Since there are no currently active contests, we have switched Climate CoLab to read-only mode.
Learn more at
Skip navigation
Share via:


Lightning generates a great amount of heat and therefore pressure as it passes throught the atmosphere. We propose to capture this energy.



Until now, lightning energy capture has been considered impossible, since the amount of electricity supplied is very high in a very short amount of time, surpassing the ability of electrical storage technology.

However, lightning generates very high temperatures and pressures as it passes through the atmosphere.  This converts gases temporarily into plasma, sending an expansive shock wave through the air, which we experience as thunder.

Tall towers can be built with lightning rods to avoid energy absorption by the external atmosphere.  Perhaps with the aid of laser-triggering, strikes can be guided into a chamber having a gaseous content with known desired thermodynamic properties.  As the lightning passes through the chamber, the gas suddenly expands and passes into channels surrounding the chamber, dispersing the extremely high pressure into lower pressures that can be handled by a variety of energy storage means:

  • Direct storage of pressure for later use
  • Storage of heat and pressure in PCMs (phase change materials) having appropriate characteristics
  • Storage using endothermic chemical reactions
  • Using pressure to simply raise the level of water.

This solution solves the problem posed by direct capture of electrical lightning energy, since the energy is temporarily stored as gaseous pressure, then is bled off through these means.

I.E. once lightning is guided into a chamber that can contain appropriate temperatures and pressures, the gas-buffer storage can be used "at leisure", i.e. at slower time-scales than sudden electrical surges found in the lightning itself.

Of course, this is only feasible where lightning occurs with sufficient strength and frequency to merit towers.

Note that a great deal of lightning occurs in tropical countries that may benefit economically from new energy sources. (although perhaps only a low amount of needed cloud to ground strikes.) The solid-state and potentially simple nature of these towers is attractive.

Map of Global Lightning Strike Frequency [Wikimedia]
Lightning Frequency [Wikimedia]

Category of the action

Reducing emissions from electric power sector.

What actions do you propose?


The statistical and thermodynamic properties of the system need to be carefully studied and certain basic questions answered:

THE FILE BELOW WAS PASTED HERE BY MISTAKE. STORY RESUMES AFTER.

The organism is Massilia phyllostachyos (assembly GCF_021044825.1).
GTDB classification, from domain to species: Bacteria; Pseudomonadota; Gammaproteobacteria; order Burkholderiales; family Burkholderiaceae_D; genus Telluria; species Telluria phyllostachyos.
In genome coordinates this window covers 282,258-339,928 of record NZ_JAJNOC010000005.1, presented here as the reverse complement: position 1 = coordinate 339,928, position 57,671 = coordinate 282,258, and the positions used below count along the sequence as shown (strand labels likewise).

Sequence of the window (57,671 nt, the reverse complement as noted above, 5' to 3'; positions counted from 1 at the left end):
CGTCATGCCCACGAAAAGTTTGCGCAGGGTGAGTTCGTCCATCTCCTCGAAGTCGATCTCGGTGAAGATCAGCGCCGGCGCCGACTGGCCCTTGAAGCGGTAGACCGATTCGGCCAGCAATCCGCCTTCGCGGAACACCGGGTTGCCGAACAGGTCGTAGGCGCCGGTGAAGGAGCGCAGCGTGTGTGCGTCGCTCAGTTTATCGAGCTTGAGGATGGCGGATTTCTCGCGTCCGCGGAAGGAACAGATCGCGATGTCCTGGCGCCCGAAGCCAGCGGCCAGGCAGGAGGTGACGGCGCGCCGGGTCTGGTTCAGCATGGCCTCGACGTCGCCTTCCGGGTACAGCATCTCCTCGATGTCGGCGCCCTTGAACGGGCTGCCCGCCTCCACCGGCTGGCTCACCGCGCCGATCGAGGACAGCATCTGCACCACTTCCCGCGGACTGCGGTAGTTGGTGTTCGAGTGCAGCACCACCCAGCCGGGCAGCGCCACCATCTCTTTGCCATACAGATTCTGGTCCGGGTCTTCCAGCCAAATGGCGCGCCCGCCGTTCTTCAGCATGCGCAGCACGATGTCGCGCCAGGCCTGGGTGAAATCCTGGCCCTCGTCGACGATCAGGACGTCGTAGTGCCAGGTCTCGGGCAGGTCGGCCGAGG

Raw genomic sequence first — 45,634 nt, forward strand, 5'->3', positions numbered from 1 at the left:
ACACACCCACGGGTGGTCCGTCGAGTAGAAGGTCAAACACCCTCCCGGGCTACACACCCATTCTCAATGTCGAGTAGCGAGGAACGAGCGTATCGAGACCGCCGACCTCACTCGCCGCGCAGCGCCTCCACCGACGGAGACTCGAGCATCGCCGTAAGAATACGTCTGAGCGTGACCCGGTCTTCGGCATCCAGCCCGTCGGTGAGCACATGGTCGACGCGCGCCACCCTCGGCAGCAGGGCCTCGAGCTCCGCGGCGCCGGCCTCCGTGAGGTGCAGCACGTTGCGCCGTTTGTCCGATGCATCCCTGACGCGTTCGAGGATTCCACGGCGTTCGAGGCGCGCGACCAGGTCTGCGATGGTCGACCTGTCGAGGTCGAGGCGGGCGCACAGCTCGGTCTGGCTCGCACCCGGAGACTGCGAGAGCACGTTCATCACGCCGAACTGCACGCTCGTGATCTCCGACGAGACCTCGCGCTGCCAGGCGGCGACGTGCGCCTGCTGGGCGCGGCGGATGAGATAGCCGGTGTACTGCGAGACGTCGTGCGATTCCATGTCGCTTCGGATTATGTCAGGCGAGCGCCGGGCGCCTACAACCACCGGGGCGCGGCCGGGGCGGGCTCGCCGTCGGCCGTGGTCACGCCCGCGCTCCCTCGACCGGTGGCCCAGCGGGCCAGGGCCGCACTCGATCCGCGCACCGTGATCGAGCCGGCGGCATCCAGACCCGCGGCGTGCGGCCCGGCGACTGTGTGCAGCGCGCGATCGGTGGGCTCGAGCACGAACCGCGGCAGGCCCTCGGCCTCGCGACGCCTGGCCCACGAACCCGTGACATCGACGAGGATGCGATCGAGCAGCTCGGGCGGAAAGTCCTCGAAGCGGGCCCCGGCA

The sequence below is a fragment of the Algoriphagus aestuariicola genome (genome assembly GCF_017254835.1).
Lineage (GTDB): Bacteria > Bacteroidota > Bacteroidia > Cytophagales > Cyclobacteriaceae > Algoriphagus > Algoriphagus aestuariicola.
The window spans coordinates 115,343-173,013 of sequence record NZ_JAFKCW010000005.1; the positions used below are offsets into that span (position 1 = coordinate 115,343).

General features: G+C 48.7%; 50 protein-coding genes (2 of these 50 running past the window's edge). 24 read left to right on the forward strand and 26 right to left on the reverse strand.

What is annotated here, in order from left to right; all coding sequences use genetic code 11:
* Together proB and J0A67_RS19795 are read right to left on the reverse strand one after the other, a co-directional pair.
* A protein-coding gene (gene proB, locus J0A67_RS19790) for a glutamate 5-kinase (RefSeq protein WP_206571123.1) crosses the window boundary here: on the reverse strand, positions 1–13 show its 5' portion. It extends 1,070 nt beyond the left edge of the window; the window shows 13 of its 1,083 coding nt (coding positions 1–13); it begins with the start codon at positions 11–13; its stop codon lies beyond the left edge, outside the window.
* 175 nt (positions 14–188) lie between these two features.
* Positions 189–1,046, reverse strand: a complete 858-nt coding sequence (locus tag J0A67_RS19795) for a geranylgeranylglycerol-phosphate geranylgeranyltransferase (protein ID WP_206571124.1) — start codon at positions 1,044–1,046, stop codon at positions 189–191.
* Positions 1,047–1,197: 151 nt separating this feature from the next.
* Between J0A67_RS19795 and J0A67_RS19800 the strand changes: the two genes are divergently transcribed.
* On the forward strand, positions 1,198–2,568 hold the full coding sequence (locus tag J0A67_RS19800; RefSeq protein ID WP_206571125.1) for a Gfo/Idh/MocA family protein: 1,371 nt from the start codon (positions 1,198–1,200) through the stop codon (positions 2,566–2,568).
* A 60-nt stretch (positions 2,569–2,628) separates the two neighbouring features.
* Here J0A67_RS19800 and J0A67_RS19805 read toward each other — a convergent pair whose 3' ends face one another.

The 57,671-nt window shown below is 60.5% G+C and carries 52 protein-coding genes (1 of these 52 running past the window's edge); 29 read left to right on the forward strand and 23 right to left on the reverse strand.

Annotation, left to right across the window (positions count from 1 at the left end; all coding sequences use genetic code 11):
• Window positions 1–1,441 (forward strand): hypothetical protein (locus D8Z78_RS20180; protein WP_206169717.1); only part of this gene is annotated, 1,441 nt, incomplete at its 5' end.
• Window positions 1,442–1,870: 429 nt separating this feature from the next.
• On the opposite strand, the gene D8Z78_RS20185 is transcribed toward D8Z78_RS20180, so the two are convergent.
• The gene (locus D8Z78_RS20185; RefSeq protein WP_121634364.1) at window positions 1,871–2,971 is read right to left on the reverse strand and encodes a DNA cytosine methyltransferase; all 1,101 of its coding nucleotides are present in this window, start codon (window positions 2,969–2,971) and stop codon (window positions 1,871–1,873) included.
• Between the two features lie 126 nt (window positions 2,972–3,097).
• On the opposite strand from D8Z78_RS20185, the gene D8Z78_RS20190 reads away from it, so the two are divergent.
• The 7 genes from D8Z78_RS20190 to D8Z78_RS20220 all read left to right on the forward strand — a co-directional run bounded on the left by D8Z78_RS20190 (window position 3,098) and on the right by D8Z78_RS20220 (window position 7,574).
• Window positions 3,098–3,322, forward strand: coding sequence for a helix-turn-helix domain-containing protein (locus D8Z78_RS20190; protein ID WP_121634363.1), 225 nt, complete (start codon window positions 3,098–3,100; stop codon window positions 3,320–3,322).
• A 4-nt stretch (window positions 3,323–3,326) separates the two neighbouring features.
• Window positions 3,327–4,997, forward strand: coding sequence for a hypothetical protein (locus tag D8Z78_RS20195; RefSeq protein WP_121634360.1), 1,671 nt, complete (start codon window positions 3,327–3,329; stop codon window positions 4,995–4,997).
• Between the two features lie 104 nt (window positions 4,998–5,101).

That is:

What is the distribution of lightning strike power, current, and voltage? 
What gases, electrodes, and chamber designs are best for this range of strike parameters? 
What materials are needed? 
How much energy can be stored? 
What type of battery or other storage device can be used?
Which storage method best matches supply and usage profiles?


Who will take these actions?

The three principles are:
Galen Wilkerson, MS in Computer Science with experience modelling phenomena in Ecological Economics and working at the Tropical Rainfall Measurement Mission at NASA, among other research laboratories.  He will take part in design, modeling, and communication with other institutes and research labs as needed.

Federico Camboni, PhD student in Statistical Physics, will take part in design and modeling, including development of mathematical and computer models of thermodynamics and power loads.

Paul Widera, PhD student in mechanical engineering, has studied pressurized containment systems, and will take part in modelling and design.



Where will these actions be taken?

Berlin, Germany and USA.

How much will emissions be reduced or sequestered vs. business as usual levels?

It is difficult to tell, since this depends on the statistical frequency and power of lightning strikes, as well as the ability to deploy generating chambers.  Also, with climate change, the latent atmospheric energy in the form of dissolved moisture is changing, perhaps increasing.  Ironically, climate change may provide increasing sources of this kind of energy.

Rough estimate...

Due to Jevon's paradox - the tendency of efficiency progress to be cancelled out by increase in usage, it is possible that no progress will be made.  However this can be said by any such technology.

What are other key benefits?

Other key benefits are the avoidance of other fossil-fuel or nuclear ways of generating electrical energy.  All of these have potentially major negative consequences in terms of environmental destruction or toxic pollution (mountain top removal, oil dependence, nuclear waste or accidents) and large amount of non-local energy transport.

This may also help fill current geographic gaps in other forms of power generation.  Wind, for example, is only available in certain locations (northern Germany).   However, lightning strikes seem to occur in other  places, allowing these areas to also generate electrical energy locally.

As this technology is developed, and better configuration of chambers, gases (or another absorbant medium) having particular thermodynamic properties, or storage methods are developed,


What are the proposal’s costs?

A great deal of this project can be spent in design and modelling, since it is important to carefully understand the constraints and statistics of the system.   Several months (6-12) should be spent on design of chamber and bracketing the system for lightning strikes having various properties in time, power, and frequency.

Time line

Related proposals